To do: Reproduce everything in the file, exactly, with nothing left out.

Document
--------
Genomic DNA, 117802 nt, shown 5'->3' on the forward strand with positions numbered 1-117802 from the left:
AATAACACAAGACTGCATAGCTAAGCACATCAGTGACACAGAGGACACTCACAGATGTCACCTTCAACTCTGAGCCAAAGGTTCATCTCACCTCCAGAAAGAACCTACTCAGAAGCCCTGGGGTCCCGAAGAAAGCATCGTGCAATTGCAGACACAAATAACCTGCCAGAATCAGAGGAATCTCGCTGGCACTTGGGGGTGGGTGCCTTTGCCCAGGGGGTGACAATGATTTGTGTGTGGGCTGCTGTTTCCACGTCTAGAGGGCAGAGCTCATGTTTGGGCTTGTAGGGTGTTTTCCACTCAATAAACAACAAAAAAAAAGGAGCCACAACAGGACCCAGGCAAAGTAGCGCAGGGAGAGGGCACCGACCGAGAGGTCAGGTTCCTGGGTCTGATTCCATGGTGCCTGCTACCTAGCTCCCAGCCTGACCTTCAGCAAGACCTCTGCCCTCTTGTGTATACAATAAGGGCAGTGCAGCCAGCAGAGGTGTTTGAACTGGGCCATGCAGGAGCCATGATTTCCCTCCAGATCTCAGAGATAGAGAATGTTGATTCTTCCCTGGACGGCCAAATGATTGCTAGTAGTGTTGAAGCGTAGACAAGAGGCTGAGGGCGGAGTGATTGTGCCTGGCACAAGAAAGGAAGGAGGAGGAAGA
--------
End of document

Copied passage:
Genomic DNA, 117802 nt, shown 5'->3' on the forward strand with positions numbered 1-117802 from the left:
AATAACACAAGACTGCATAGCTAAGCACATCAGTGACACAGAGGACACTCACAGATGTCACCTTCAACTCTGAGCCAAAGGTTCATCTCACCTCCAGAAAGAACCTACTCAGAAGCCCTGGGGTCCCGAAGAAAGCATCGTGCAATTGCAGACACAAATAACCTGCCAGAATCAGAGGAATCTCGCTGGCACTTGGGGGTGGGTGCCTTTGCCCAGGGGGTGACAATGATTTGTGTGTGGGCTGCTGTTTCCACGTCTAGAGGGCAGAGCTCATGTTTGGGCTTGTAGGGTGTTTTCCACTCAATAAACAACAAAAAAAAAGGAGCCACAACAGGACCCAGGCAAAGTAGCGCAGGGAGAGGGCACCGACCGAGAGGTCAGGTTCCTGGGTCTGATTCCATGGTGCCTGCTACCTAGCTCCCAGCCTGACCTTCAGCAAGACCTCTGCCCTCTTGTGTATACAATAAGGGCAGTGCAGCCAGCAGAGGTGTTTGAACTGGGCCATGCAGGAGCCATGATTTCCCTCCAGATCTCAGAGATAGAGAATGTTGATTCTTCCCTGGACGGCCAAATGATTGCTAGTAGTGTTGAAGCGTAGACAAGAGGCTGAGGGCGGAGTGATTGTGCCTGGCACAAGAAAGGAAGGAGGAGGAAGA